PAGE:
I don't have too many favourite consultants, but one I do respect once said to me 'British breakfast promos are shit'.  Although it was a generalisation, and I know my own current team have certainly done some simple yet powerful work in getting the characters of the breakfast teams across, I think you and I know what he meant.  Clips sometimes work.  Often, they don't.  Don't air the ones which don't.  It's tough to suck a winning twenty seconds out of even the finest long breakfast link in a way which works in isolation.  If your goal is to communicate that 'this is a funny show', make sure that message is clear to the person who's never heard the show.  Hearing three people you don't know shouting nonsense and laughing loudly is the corner of the bar you would not go and join.  As for 'join us at 6', nope, I won't be awake. And 'on breakfast tomorrow'? Listeners eat breakfast, they do not sit on it.

I'm puzzled.  In BBC local radio or any high-talk environment, why they make so much use of promos, or 'trailers'?  You create the most incredibly powerful attentive environment with what you do within your programming, and then wander off for 30" for no reason.  You create 'ad breaks' where you do not need to.  Try instead seizing the 70" clip of audio from something you've got coming up or went before, with the presenter your listeners trust wrapping round and lending their live endorsement.   On LBC this week, when James Max talked live about how Nick Ferrari had taken a 94 year old veteran on a surprise visit to see the PM at Number Ten, I came home and went online to hear the earlier clip.  Consider the power of the relationship your presenters have built with their audiences.  They are a friend; and a personal recommendation from a  friend is persuasive. 

What do you want the listener to know, feel or do when they hear your material?  Know that - and satisfy yourself that the material meets that end, and you'll probably win some listening and some awards.



Sunday, 23 September 2012

Ninety years of in-car listening



George was 18; and he loved his car.  Well, it was a Model T Ford and not many blokes his age had one, given it was May 1922. 

The car was probably good for his courting too, not least because he was a member of the High Lane School Radio Club in Chicago.  Just maybe he needed some extra credentials.

The one thing wrong with his wagon is that he couldn’t carry on listening to the radio, whilst he was cruising down the American highway.  So, this enterprising lad swiftly bolted a radio into the passenger door, complemented by a high-impedance cone loudspeaker.  It was clearly a good idea, and, frankly, the only way one could enjoy the sounds of Al Jolson as the wind blew through one's hair at 30 mph.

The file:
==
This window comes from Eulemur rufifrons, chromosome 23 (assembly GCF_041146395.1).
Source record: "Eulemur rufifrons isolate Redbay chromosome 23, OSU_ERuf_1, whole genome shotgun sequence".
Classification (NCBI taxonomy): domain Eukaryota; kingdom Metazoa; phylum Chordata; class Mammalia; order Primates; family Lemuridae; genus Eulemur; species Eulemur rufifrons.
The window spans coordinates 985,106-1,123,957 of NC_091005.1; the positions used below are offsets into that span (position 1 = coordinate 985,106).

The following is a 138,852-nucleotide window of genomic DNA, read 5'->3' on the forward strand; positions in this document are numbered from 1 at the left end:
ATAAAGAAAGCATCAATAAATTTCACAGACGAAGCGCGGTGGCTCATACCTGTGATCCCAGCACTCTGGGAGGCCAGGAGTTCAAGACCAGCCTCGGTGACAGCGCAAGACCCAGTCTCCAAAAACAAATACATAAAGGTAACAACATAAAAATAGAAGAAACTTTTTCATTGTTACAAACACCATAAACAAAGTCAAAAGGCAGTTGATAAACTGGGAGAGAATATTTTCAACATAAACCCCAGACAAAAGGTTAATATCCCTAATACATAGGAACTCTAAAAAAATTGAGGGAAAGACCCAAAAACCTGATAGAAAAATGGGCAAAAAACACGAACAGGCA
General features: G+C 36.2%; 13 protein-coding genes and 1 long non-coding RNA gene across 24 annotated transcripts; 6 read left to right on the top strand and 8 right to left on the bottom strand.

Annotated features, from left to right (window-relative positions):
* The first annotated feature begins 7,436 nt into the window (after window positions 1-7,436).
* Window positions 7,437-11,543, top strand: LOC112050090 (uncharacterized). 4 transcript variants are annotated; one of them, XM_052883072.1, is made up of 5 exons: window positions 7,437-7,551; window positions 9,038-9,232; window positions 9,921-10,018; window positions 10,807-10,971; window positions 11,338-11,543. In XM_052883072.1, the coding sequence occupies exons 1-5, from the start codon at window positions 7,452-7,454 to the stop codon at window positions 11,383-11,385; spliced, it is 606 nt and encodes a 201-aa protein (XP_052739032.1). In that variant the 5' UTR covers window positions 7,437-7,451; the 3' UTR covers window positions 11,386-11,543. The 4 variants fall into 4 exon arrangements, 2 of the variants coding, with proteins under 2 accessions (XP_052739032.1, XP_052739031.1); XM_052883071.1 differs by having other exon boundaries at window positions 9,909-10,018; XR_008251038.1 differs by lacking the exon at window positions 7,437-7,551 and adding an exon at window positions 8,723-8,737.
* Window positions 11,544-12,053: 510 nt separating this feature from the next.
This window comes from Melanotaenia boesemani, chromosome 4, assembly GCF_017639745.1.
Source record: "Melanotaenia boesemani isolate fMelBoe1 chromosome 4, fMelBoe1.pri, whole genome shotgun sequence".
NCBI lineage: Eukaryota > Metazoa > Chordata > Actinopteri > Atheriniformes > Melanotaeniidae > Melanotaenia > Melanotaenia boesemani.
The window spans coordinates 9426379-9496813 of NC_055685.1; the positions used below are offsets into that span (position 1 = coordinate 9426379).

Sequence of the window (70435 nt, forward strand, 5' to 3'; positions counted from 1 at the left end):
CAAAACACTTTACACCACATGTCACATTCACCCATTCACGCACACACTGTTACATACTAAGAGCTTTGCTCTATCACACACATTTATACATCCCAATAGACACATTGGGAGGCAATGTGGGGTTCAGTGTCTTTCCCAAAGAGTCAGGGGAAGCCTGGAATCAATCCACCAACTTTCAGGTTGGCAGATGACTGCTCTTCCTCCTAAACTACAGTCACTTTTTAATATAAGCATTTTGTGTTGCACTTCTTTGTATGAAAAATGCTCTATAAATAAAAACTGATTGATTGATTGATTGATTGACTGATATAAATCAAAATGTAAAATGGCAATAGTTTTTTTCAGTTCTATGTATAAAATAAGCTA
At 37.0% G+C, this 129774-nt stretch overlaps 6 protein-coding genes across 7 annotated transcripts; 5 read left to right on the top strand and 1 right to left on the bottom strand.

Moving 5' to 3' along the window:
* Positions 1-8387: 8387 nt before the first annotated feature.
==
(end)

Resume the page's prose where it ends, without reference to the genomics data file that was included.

Commercial car radios swiftly followed, with the first mass-produced model on the market in 1927: the Transitone TH-One.  Then, in 1930, Paul and Joseph Galvin created the 5T71, under the now familiar brand-name  ‘Motorola’, on sale at $130. It took off, after being demonstrated at the 1930 Radio Manufacturers' Association Convention.  Here in the UK, a Daimler Light 30 car was said to be the first to benefit from an eight-valve receiver in November 1922. It was chosen for the Marconiphone experiment, as Daimlers were nice quiet cars.  Still are, I guess.  Those glowing valves were eventually retired, in favour of transistors.

Blaupunkt then led the way, who also installed the first FM set, albeit there were few FM stations to listen to. Ah well.

Licensing was required, but of course. In the early days, when the current TV (including radio) licence was, itself just a radio licence, it did not extend to in-car listening. A separate piece of paper was accordingly required.  Some people even suggested in-car listening should be prohibited completely, fearing the distractions Jeremy Vine might provide.

Stereo arrived in 1969.

Right into the 80s, AM-only radios were still common.  FMs were as rare as DAB sets are now.  If you were lucky, you had AM pre-set buttons, otherwise it was a case of twiddling down the top end to find Radio Luxembourg on 208 as you drove back from the coast.  Very lucky drivers even had a tone control.  The aerial rose proudly erect from the bonnet.  More frequently, it was broken off, but we all knew a bent wire coat-hanger would do the trick.